|System: Xbox Series X|
|Release: November 10, 2020|
|Players: Single/Multi Player|
|Screen Resolution: 1080p-4K||Audience experience will vary. Check individual game ratings for more information.|
by Shawn Long
The Xbox Series X is here, and Microsoft has released a beast of a system. The front of the system is pretty much just business as usual, featuring the disk drive. The system itself seems to pick up fingerprints very easily and the black sort of exemplifies it, so you might want to keep your hands clean when handling it.
On top of the Xbox Series X, you have the main fan, which will emit heat from the system. But that's actually not the only fan, as there are fans on the back to remove the heat from the Series X to avoid overheating problems. The system itself does emit a good bit of heat, but nothing more than a previous gen console, just the distribution of the heat coming mainly from the top makes it a bit unique. Also on the back there are 2 USB slots, HDMI output, ethernet cable support, and of course the memory expansion option where you can plug in to have more room on your hard drive of your system.
Of course, this also comes with a controller and that's where things I think get the most interesting for me. Because I was under the impression that it was just going to be the exact same as the Xbox One Controller. And for the most part it is, but there are some key differences worth pointing out. The Xbox Series X controller introduces the Share button, which allows you to capture gameplay and pictures in game, which is a nice addition.
The Series X controller also changes the font used on the buttons themselves and makes it a bit more pronounced, which some people will like and some people won't. The main thing is, the Series X controller actually has a bit of a grip to the back of it, along with the L and R triggers, that give you a bit more of a grasp of the controller than the previous Xbox One controller did. This is a welcome addition to the controller, and I feel will come in handy during intense game sessions where you might develop sweat on your hands.
The software lineup is a bit sparse compared to the exclusive titles on the PS5 that are available, but I checked out three games I was interested in. First was Bright Memory, which is not Bright Memory Infinite, the game that was shown off during the Xbox Series X gameplay reveal. This is a prequel to that game that has been available on PC and comes in at $7.99. Although it does have a low price point, I don't feel this game is worth even that price and should have been released as just a demo. It took me 37 minutes to complete the entire thing, and the experience was a mixed bag. Gameplay-wise it's fine; there's a nice combination of gunplay and melee combat with a blade, and you move at brisk pace. But performance wise, it's disappointing. Screen tearing, pop-up, and tons of glitches plague this game and, since it shares the same name as the game we saw during the Xbox Series X reveal, it almost feels like a bait and switch, because most people are thinking it's that other game.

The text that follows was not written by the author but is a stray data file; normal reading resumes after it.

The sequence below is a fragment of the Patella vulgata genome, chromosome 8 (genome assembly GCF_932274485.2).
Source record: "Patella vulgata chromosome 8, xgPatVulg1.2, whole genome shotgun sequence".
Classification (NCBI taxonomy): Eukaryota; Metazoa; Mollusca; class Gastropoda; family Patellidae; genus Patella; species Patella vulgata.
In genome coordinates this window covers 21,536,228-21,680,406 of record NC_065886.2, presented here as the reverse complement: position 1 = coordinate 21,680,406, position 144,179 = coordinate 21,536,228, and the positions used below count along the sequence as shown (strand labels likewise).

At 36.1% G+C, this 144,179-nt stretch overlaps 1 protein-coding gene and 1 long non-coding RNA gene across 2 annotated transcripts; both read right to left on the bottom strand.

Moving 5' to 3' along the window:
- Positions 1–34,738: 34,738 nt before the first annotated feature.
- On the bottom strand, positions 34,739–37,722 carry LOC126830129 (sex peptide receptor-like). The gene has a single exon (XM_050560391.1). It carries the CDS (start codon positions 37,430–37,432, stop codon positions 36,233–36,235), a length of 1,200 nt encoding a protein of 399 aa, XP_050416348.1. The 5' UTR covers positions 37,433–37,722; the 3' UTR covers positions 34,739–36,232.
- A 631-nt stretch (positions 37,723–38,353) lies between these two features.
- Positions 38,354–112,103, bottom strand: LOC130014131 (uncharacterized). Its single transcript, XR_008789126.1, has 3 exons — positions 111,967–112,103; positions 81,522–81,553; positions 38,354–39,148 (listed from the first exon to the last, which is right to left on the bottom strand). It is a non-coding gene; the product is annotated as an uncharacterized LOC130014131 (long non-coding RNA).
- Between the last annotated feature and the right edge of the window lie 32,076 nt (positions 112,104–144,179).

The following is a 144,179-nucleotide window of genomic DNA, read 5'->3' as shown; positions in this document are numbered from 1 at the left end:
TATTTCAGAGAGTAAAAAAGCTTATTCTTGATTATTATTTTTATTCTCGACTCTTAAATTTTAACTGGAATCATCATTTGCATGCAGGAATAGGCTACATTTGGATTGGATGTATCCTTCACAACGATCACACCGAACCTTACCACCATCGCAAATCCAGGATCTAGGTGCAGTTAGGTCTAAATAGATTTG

NBA 2K21 for the Series X was another game I checked out, and it is definitely a better next-gen experience. Character models look almost human, animations have been improved over current-gen systems, and ray-tracing has been added for lighting effects. The jump isn't quite as pronounced as something like the Xbox to Xbox 360 versions of NBA 2K, but it's a good start.
Finally, I checked out Fight Night Champions for the Xbox 360 on the Xbox Series X, and this was actually very impressive. This game did not get an update with the release of the Xbox One X, so emulation is just done through the brute force of the Series X and the results are fantastic. It almost looks like an Xbox One game, instead of a game that was released 10 years ago, with HDR effects really making the game pop. Both NBA 2K21 and Fight Night Champions feature vastly shorter loading times over their predecessors too, which is a key feature of the Series X that is very pronounced, especially in NBA 2K21. Pick your team, and next thing you know, you are already on the court ready to play a game of basketball. Quick resume also works well for the console, which keeps you in the action longer.
The Xbox Series X is honestly a phenomenal piece of hardware and technology with one major limit: a weak software lineup. If the system had some first party offerings that utilized the power of the system right out of the gate, it would be very easy to recommend a day one purchase, because I feel like Microsoft has a great system on their hands. Relying solely on 3rd party companies for the "next-gen" experiences though does hurt, and if you have played through all of the classics on the Xbox One and Xbox 360, there isn't a whole lot to see here that you haven't experienced before, but with better graphics. The future looks very bright for the console however, with major companies working on games and Microsoft acquiring studios, and the inclusion of Xbox Gamepass does give you a pretty large library of games right out of the gate for a nominal monthly fee. Overall, the Xbox Series X is great, but just know that you will have to wait a bit for the big marquee titles to release for it.
Special Guest Contributor